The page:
Stephen Haney

Swift, Objective-C and Barriers to Entry
(or “My First iPhone Game”)

I want to build a fun iPhone app. I always have . . . just a small something to show off to my coder friends. I want to spend time daydreaming about becoming featured, going viral, and turning a hobby into an income stream.  Or, it can simply exist as an enjoyable exercise in creation and learning.  But here’s the holdup: I’ve always seemed to have better options than spending my time learning Obj-C’s syntax and, some would say, archaic quirks.  As an outsider, it’s too high a barrier to entry for a side project.  So, I immediately took to the idea of a new language when Apple announced Swift last Monday at WWDC.

Swift – Why I’m Optimistic

Swift’s syntax is very familiar and friendly to web developers or anyone versed in C based languages.  I’m 28 and I’ve been working on the web for the past 11 years; I spend a lot of my time with JavaScript and C#, and to a lesser extent Python and PHP.  Anyone with some basic knowledge of those languages can blow through the Swift book in a few days and feel confident opening Xcode and creating a new project.

Swift also has the advantage of starting fresh, learning from the mistakes, creep, and rot of other languages and getting it right the first time.  From what I’ve seen, Apple’s done a fine job crafting a language that encourages good practices; Swift takes the good and leaves the bad.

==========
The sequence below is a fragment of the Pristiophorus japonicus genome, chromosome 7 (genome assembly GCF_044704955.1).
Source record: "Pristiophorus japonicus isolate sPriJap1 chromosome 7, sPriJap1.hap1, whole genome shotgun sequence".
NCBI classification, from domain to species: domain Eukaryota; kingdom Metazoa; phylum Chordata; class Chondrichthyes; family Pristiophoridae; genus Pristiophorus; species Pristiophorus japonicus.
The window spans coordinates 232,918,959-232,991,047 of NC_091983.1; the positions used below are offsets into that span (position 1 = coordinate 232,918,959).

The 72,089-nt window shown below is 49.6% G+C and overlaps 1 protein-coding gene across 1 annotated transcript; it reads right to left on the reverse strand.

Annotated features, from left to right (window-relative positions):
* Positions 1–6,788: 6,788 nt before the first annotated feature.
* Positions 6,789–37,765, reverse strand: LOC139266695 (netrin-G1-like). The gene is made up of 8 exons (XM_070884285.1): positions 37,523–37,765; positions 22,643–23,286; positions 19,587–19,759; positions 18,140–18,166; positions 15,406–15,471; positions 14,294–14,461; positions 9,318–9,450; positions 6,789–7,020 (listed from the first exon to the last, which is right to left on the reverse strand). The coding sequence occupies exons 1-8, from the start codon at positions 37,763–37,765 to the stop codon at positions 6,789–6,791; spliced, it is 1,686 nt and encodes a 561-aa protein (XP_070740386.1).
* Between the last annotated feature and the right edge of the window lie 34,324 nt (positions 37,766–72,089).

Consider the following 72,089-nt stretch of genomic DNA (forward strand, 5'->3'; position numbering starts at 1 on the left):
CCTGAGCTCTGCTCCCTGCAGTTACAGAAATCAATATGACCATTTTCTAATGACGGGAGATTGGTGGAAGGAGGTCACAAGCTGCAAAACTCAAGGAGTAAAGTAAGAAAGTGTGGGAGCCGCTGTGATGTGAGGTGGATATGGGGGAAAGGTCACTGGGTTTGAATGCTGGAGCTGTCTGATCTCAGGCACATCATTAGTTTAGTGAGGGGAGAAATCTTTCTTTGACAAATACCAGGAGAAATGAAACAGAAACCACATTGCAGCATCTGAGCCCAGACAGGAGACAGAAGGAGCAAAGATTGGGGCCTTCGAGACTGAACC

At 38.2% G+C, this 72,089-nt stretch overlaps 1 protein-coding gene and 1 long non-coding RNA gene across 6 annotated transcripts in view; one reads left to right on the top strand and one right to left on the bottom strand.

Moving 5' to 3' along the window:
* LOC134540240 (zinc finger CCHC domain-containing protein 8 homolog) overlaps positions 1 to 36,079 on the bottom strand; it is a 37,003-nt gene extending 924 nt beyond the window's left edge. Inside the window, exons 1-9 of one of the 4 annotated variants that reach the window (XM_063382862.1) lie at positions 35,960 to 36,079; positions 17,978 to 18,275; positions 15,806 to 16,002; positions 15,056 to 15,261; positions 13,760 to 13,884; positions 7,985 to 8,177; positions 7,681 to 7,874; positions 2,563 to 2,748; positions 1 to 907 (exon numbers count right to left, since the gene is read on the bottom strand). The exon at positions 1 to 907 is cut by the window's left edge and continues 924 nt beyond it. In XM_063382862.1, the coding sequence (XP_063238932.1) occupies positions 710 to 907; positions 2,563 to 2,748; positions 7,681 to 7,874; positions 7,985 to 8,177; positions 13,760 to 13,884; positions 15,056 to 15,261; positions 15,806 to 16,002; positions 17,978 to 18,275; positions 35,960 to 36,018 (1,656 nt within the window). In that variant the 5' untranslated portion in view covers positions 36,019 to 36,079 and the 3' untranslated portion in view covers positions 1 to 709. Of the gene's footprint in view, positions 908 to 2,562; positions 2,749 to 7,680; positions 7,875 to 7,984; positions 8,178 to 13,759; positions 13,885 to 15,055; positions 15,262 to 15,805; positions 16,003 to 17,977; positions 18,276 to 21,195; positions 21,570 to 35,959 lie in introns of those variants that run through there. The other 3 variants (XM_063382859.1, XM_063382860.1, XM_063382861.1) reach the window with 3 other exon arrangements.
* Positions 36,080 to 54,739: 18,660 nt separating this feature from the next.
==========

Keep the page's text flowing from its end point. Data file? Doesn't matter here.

Getting Started and Sharing Knowledge

Despite my high hopes, I can’t have a true appreciation for Swift, its benefits, and shortcomings, until I dive in and build something great . . . or at least something worth showing to the family.  I’ve chosen to create an unambitious (relatively) puzzle game to break in the new language and learn more about iPhone game development.

There’s obviously not much out on Google yet about Swift.  New coders will be looking for forums, StackOverflow threads, and blogs that don’t exist yet; I plan on doing my small part by documenting my journey and sharing code snippets as I solve common problems.  It’ll be fun, and well worth it if my posts can help just a few stuck Googlers (or Bingheads, or whatever).

Now if you’ll excuse me, I’m launching Xcode and getting to work.  I’ll report back with my findings!